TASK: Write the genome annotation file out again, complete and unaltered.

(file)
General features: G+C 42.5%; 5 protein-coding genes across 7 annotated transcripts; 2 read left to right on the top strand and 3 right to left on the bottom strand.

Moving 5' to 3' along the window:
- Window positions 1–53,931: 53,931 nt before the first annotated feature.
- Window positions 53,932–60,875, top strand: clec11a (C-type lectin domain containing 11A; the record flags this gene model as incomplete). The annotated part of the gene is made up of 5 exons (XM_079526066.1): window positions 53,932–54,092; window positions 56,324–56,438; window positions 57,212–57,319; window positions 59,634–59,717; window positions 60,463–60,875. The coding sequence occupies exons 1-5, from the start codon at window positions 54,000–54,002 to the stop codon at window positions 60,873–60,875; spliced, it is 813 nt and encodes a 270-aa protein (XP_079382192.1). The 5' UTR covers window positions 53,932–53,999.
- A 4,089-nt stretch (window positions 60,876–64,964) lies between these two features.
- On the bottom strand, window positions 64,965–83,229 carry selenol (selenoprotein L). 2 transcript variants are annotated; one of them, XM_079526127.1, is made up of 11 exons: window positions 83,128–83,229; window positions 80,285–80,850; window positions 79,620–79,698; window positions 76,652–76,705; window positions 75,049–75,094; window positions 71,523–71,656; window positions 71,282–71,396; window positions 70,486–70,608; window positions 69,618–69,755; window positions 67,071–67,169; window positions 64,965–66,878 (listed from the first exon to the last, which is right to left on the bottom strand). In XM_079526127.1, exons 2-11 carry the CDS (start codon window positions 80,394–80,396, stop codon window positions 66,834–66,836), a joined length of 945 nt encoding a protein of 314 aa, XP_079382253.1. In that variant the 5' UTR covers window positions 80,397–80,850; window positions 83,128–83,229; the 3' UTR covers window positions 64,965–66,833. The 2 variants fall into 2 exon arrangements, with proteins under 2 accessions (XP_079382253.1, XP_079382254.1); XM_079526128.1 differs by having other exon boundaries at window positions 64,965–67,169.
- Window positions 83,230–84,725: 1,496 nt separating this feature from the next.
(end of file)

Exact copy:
General features: G+C 42.5%; 5 protein-coding genes across 7 annotated transcripts; 2 read left to right on the top strand and 3 right to left on the bottom strand.

Moving 5' to 3' along the window:
- Window positions 1–53,931: 53,931 nt before the first annotated feature.
- Window positions 53,932–60,875, top strand: clec11a (C-type lectin domain containing 11A; the record flags this gene model as incomplete). The annotated part of the gene is made up of 5 exons (XM_079526066.1): window positions 53,932–54,092; window positions 56,324–56,438; window positions 57,212–57,319; window positions 59,634–59,717; window positions 60,463–60,875. The coding sequence occupies exons 1-5, from the start codon at window positions 54,000–54,002 to the stop codon at window positions 60,873–60,875; spliced, it is 813 nt and encodes a 270-aa protein (XP_079382192.1). The 5' UTR covers window positions 53,932–53,999.
- A 4,089-nt stretch (window positions 60,876–64,964) lies between these two features.
- On the bottom strand, window positions 64,965–83,229 carry selenol (selenoprotein L). 2 transcript variants are annotated; one of them, XM_079526127.1, is made up of 11 exons: window positions 83,128–83,229; window positions 80,285–80,850; window positions 79,620–79,698; window positions 76,652–76,705; window positions 75,049–75,094; window positions 71,523–71,656; window positions 71,282–71,396; window positions 70,486–70,608; window positions 69,618–69,755; window positions 67,071–67,169; window positions 64,965–66,878 (listed from the first exon to the last, which is right to left on the bottom strand). In XM_079526127.1, exons 2-11 carry the CDS (start codon window positions 80,394–80,396, stop codon window positions 66,834–66,836), a joined length of 945 nt encoding a protein of 314 aa, XP_079382253.1. In that variant the 5' UTR covers window positions 80,397–80,850; window positions 83,128–83,229; the 3' UTR covers window positions 64,965–66,833. The 2 variants fall into 2 exon arrangements, with proteins under 2 accessions (XP_079382253.1, XP_079382254.1); XM_079526128.1 differs by having other exon boundaries at window positions 64,965–67,169.
- Window positions 83,230–84,725: 1,496 nt separating this feature from the next.